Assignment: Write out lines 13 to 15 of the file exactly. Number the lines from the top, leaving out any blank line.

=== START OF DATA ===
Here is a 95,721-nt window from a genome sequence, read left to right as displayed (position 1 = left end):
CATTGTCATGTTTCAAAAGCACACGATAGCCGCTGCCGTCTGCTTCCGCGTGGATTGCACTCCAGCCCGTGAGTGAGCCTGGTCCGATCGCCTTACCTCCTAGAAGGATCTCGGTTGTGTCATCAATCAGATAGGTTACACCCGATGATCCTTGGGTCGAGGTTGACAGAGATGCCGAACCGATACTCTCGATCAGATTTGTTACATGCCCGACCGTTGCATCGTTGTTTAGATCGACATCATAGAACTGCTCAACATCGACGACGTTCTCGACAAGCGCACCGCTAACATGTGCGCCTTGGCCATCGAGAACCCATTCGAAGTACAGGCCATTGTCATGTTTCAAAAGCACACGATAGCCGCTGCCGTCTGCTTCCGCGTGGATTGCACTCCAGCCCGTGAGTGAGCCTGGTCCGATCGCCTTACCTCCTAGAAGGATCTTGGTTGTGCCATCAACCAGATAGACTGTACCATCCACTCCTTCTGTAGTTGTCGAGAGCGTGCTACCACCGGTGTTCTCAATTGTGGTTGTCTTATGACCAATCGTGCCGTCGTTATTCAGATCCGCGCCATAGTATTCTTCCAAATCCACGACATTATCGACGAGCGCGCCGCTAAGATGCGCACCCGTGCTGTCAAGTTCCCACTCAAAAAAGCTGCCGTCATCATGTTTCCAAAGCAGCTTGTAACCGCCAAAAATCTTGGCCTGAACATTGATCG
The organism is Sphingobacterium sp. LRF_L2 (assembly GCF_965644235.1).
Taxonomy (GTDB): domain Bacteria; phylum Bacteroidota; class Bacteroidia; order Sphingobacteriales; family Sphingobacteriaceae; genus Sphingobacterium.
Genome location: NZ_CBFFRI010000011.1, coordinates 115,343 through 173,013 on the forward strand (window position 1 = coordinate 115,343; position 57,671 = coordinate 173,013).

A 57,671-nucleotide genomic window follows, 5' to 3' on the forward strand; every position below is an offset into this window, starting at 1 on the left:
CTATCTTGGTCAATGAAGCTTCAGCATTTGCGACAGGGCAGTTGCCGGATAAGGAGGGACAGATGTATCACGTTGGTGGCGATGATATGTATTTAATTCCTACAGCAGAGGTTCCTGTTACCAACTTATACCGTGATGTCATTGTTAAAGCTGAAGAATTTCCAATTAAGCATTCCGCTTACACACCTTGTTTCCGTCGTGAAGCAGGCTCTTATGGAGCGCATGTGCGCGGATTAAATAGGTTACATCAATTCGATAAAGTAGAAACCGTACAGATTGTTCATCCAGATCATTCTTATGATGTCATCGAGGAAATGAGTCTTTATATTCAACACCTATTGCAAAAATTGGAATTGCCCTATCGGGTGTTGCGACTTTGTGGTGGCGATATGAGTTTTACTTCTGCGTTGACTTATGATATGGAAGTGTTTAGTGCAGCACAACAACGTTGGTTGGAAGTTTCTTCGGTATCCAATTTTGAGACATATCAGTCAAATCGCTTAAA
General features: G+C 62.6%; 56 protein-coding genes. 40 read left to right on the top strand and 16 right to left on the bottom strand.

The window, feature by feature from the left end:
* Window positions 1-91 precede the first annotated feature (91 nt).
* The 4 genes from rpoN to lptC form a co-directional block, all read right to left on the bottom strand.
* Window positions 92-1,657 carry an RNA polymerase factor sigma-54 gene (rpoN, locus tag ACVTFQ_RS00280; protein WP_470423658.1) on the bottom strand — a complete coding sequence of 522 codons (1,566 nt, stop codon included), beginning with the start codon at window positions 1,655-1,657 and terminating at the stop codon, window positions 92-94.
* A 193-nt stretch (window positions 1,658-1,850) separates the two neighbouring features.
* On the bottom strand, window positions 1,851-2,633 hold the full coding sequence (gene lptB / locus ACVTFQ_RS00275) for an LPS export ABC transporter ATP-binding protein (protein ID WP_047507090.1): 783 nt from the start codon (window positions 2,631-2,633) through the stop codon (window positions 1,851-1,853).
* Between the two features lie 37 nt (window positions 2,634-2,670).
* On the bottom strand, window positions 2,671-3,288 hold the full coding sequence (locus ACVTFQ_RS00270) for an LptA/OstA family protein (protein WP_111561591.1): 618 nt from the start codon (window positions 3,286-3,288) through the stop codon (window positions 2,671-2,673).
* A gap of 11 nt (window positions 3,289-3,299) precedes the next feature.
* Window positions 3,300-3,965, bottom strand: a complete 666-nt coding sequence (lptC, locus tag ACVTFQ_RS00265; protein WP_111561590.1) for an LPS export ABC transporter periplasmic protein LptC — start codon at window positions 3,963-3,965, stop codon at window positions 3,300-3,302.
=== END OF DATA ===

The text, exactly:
* A 193-nt stretch (window positions 1,658-1,850) separates the two neighbouring features.
* On the bottom strand, window positions 1,851-2,633 hold the full coding sequence (gene lptB / locus ACVTFQ_RS00275) for an LPS export ABC transporter ATP-binding protein (protein ID WP_047507090.1): 783 nt from the start codon (window positions 2,631-2,633) through the stop codon (window positions 1,851-1,853).
* Between the two features lie 37 nt (window positions 2,634-2,670).